Steve Frost ‘The Origins of the Modern Motor Car’
Steve was from a Stoke family and followed the interest of his father and grandfather in cars. Steve’s father became an apprentice mechanic in 1931 and received three books one of which was ‘The Origins of the Modern Motor Car”. In 1932 Steve’s grandfather won a smoking competition with a car as the first prize. He worked alongside Mitchell, the designer of the Spitfire. He started as a petrol-
USA From 1908 until 1927 fifty per cent of the cars manufactured in the USA cars were Ford Model TsHenry Ford left a farming life and moved into car design in 1901 in Detroit where he was the chief engineer for the Edison Light Co. In 1903 he established the Ford Motor Co & in 1908 the Model T was introduced. The gears were simple; 2 forward, low and high, &1 back. The instructions to start the Model T were very basic; set the hand brake, put the gear box into neutral, open choke, crank the starting handle.
UK Following the First World War cars, mass produced by Ford, were introduced into Britain. A 1911Model T was driven to the top of Ben Nevis in 1918. By 1929 the Model A had replaced the Model T. It had clutch and gear levers and four-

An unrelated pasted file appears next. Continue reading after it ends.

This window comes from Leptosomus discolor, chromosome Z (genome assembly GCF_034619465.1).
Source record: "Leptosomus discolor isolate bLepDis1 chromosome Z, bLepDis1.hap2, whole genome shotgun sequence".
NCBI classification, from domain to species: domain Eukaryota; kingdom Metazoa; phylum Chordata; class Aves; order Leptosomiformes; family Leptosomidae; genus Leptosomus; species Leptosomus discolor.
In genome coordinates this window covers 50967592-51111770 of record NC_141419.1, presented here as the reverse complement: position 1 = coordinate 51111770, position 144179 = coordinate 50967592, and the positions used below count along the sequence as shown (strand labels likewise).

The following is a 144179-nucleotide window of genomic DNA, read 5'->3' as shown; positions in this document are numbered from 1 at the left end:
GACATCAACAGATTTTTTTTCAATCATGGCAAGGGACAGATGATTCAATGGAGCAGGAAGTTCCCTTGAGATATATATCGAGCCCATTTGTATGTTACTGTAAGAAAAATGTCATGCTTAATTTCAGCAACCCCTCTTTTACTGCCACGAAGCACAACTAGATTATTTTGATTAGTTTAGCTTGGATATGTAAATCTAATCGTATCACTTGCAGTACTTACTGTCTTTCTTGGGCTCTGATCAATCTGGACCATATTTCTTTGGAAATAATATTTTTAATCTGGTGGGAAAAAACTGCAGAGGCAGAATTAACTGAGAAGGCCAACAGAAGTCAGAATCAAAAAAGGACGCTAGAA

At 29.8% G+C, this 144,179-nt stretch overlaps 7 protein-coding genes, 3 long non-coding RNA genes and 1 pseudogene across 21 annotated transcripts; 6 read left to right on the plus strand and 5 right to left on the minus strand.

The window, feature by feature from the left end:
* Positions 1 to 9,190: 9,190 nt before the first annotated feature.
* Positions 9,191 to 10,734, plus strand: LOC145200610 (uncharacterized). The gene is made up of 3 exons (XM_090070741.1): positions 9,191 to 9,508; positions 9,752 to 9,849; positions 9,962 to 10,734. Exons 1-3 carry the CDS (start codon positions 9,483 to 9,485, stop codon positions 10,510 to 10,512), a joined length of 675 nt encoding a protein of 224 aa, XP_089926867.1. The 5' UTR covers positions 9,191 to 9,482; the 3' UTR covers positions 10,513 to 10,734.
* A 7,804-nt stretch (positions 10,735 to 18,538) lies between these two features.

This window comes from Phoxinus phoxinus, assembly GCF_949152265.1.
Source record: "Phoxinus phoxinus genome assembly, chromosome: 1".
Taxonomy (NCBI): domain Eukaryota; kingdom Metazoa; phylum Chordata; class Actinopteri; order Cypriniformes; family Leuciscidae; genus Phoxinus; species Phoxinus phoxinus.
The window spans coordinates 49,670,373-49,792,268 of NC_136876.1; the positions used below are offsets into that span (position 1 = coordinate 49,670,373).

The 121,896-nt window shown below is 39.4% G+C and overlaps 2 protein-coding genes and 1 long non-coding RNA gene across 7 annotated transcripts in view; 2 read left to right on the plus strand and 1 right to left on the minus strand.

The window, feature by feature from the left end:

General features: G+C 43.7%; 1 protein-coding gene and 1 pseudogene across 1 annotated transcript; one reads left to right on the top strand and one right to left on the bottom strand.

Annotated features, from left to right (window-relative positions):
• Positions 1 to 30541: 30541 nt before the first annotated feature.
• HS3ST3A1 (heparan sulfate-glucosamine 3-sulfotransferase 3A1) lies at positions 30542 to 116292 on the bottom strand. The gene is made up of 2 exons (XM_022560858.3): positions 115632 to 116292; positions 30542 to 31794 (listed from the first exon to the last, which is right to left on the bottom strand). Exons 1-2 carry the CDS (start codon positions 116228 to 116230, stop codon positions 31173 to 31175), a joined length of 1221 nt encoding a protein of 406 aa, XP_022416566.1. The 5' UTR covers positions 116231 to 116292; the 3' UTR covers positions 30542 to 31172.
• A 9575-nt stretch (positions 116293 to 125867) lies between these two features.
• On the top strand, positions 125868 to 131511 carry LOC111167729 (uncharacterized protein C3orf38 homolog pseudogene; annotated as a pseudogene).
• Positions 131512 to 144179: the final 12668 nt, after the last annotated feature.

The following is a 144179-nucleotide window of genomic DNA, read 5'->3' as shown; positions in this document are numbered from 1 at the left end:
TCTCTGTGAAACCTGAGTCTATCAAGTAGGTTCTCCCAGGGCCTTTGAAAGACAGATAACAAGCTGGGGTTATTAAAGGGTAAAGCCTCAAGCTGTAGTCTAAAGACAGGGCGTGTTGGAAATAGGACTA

The UK car market initially focussed on high value cars; Rolls Royce, Daimler(the Royal Family’s choice) and Vauxhall. In1927 Vauxhall produced a 2.5 ton car costing the equivalent of £120k today. Mass production came with William Morris in 1912 at Cowley in Oxford. The first car was the ‘Bull Nose’ for £165.
This became £465 with inflation after the war. A very popular car was the Sporting MG (Morris Garages).Morris cars were easily identifiable by the radiator mounted thermostat gauge. A rival to Morris was Herbert Austin; who designed the first Wolseley in 1900. In 1922 came the Austin 7, with a 750cc engine, a very simple design. By 1925 25,000 per year were produced & plans were even licensed to BMW. In Bradford in the 1930s the ‘Jowett’ was developed. The plant produced record numbers between 1910 and 1953. An oddity was that the battery had to be disconnected to stop the engine. The Humber was then developed as a better car.
Steve provided details of design improvements to the chassis, the engines, brakes & gears as cars were transformed into the designs we see today. Steve also digressed to include commercial vehicles, giving many examples of lorry and bus design. He then concluded with comments on various milestones in European car development; for example:-
1928, the Alvis , introduced front wheel drive, but this was a poor seller.
1931, the DKW in Germany introduced a transverse engine & front wheel drive, this lasted to 1990
Throughout the 30s Andre Citroen, employed designers Lefebvre and Bartoli who developed a V12 engine. This was the favourite car of Bank robbers. The Coupe lasted until 1957. Sadly, many of the early manufacturers have ceased to exist.
This summary of the speaker’s talk are based on notes taken by Keith Waller